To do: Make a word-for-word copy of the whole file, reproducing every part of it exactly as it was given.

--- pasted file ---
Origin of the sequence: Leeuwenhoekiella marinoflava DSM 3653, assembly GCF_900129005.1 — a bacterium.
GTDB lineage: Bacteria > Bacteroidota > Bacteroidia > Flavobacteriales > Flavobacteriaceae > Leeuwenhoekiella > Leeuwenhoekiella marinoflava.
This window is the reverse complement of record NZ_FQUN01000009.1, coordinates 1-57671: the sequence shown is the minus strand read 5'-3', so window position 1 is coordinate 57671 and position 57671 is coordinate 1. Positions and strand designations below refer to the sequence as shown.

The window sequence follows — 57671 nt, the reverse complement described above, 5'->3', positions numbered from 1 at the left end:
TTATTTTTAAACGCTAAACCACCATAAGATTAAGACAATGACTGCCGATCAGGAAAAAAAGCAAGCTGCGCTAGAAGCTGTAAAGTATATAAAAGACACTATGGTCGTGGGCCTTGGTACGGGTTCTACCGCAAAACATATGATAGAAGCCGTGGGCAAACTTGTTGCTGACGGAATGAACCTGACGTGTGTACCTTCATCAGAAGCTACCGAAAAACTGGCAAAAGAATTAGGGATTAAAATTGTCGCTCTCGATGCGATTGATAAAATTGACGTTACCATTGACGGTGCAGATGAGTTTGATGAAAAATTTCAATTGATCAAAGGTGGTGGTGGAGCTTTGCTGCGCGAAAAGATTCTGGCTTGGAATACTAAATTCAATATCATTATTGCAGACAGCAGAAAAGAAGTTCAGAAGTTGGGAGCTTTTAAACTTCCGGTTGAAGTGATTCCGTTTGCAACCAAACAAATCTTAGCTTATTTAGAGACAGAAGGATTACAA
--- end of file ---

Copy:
Origin of the sequence: Leeuwenhoekiella marinoflava DSM 3653, assembly GCF_900129005.1 — a bacterium.
GTDB lineage: Bacteria > Bacteroidota > Bacteroidia > Flavobacteriales > Flavobacteriaceae > Leeuwenhoekiella > Leeuwenhoekiella marinoflava.
This window is the reverse complement of record NZ_FQUN01000009.1, coordinates 1-57671: the sequence shown is the minus strand read 5'-3', so window position 1 is coordinate 57671 and position 57671 is coordinate 1. Positions and strand designations below refer to the sequence as shown.

The window sequence follows — 57671 nt, the reverse complement described above, 5'->3', positions numbered from 1 at the left end:
TTATTTTTAAACGCTAAACCACCATAAGATTAAGACAATGACTGCCGATCAGGAAAAAAAGCAAGCTGCGCTAGAAGCTGTAAAGTATATAAAAGACACTATGGTCGTGGGCCTTGGTACGGGTTCTACCGCAAAACATATGATAGAAGCCGTGGGCAAACTTGTTGCTGACGGAATGAACCTGACGTGTGTACCTTCATCAGAAGCTACCGAAAAACTGGCAAAAGAATTAGGGATTAAAATTGTCGCTCTCGATGCGATTGATAAAATTGACGTTACCATTGACGGTGCAGATGAGTTTGATGAAAAATTTCAATTGATCAAAGGTGGTGGTGGAGCTTTGCTGCGCGAAAAGATTCTGGCTTGGAATACTAAATTCAATATCATTATTGCAGACAGCAGAAAAGAAGTTCAGAAGTTGGGAGCTTTTAAACTTCCGGTTGAAGTGATTCCGTTTGCAACCAAACAAATCTTAGCTTATTTAGAGACAGAAGGATTACAA